This weekend Emek Ergun and a committee of doctoral students in the Language, Literacy, and Culture PhD Program at UMBC held our first annual graduate student conference: “Rethinking Intellectual Activism.”
The conference explored the potential meanings and practical implications of “intellectual activism,” which as a political praxis of knowledge production, validation, and distribution, can take many different forms. By focusing on the notion of intellectual activism, the conference aimed to open a critical discursive space to question and re-imagine the role of the university in maintaining and/or disrupting the systems and operation of power within and through which the institution functions.
Dr. Kaye Wise Whitehead, Assistant Professor of Communications at Loyola University Maryland and graduate of the LLC program, gave an inspirational keynote talk centered around the term “magis” and asking us all, “What kind of scholar, what kind of person, do you want to be?”
Papers at the conference varied in topic from service learning and participatory action research to research on social justice movements and critical perspectives on race, gender, and ethnicity.
In addition, there were roundtables addressing issues and best practices for critical pedagogy and performances that asked attendees to reconsider not only how to talk about politics and how we live it, but, more broadly, what else can be done in the classroom (and beyond–as one dance by MICA’s OluShola Cole demonstrated by taking her dance outside of the classroom, into the atrium and finally out of the building altogether) as well as what counts as scholarship.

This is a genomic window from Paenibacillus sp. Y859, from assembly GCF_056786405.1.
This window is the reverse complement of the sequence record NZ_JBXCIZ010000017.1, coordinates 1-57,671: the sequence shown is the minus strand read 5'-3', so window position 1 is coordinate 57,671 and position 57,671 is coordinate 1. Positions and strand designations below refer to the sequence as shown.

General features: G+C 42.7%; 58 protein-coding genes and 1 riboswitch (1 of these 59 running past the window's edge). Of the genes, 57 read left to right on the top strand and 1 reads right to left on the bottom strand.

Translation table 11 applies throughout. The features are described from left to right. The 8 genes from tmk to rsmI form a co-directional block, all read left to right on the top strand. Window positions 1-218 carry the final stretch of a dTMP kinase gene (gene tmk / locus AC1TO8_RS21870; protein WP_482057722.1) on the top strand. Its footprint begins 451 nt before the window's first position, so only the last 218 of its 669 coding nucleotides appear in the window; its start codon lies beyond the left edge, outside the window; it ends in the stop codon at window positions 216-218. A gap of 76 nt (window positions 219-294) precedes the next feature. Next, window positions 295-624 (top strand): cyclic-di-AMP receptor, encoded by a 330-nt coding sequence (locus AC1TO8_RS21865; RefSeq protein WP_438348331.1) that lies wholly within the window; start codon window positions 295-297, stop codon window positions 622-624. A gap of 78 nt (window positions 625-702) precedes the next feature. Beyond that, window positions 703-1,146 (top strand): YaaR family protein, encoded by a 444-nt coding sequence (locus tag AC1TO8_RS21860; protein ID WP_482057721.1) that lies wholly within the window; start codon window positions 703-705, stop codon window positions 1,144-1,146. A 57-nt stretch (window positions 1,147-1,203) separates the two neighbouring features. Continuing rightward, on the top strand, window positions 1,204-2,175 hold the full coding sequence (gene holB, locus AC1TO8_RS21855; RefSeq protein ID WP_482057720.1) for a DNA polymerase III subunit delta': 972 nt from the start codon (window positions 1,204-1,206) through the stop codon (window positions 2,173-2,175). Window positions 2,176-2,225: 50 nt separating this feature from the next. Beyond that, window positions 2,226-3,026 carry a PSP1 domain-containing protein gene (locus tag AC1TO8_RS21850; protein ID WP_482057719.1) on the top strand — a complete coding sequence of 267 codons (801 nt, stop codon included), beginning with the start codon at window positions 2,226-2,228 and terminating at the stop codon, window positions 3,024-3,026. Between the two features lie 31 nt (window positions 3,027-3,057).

Our media installation (Felix Burgos, Landry Digeon, and myself) consisted of a variety of clips highlighting our own interests and questions related to ICTs and digital media, surveillance, and politics. Landry recorded a short documentary highlighting a range of perspectives on blue light cameras in and around Baltimore; Felix examined the role and public reception of whistle blowers; and I interrupted a series of clips depicting spectacular politics, the Occupy movement, viral flash mobs, and Fox’s short-lived hidden camera show Mobbed (hosted by Howie Mandell).
Ultimately, the question I asked is not what do these samples demonstrate but rather what strategies do they employ? And how might they be effectively adapted to our own work? What lessons do they teach regarding attracting audiences, building communities, distributing information, maintaining interest and engagement, and constructing reform? How can we use the sociopoetics of the spectacle and of business and bureaucratic models to challenge the status quo?
While we introduced and played movies and offered some commentary, we pointed cameras at the audience and placed laptops around the room, which displayed live webcam feeds from around the country–street views, university campuses, tourist sites, and bars.
A complete program of the conference is available here: Intellectual Activism Conference Program.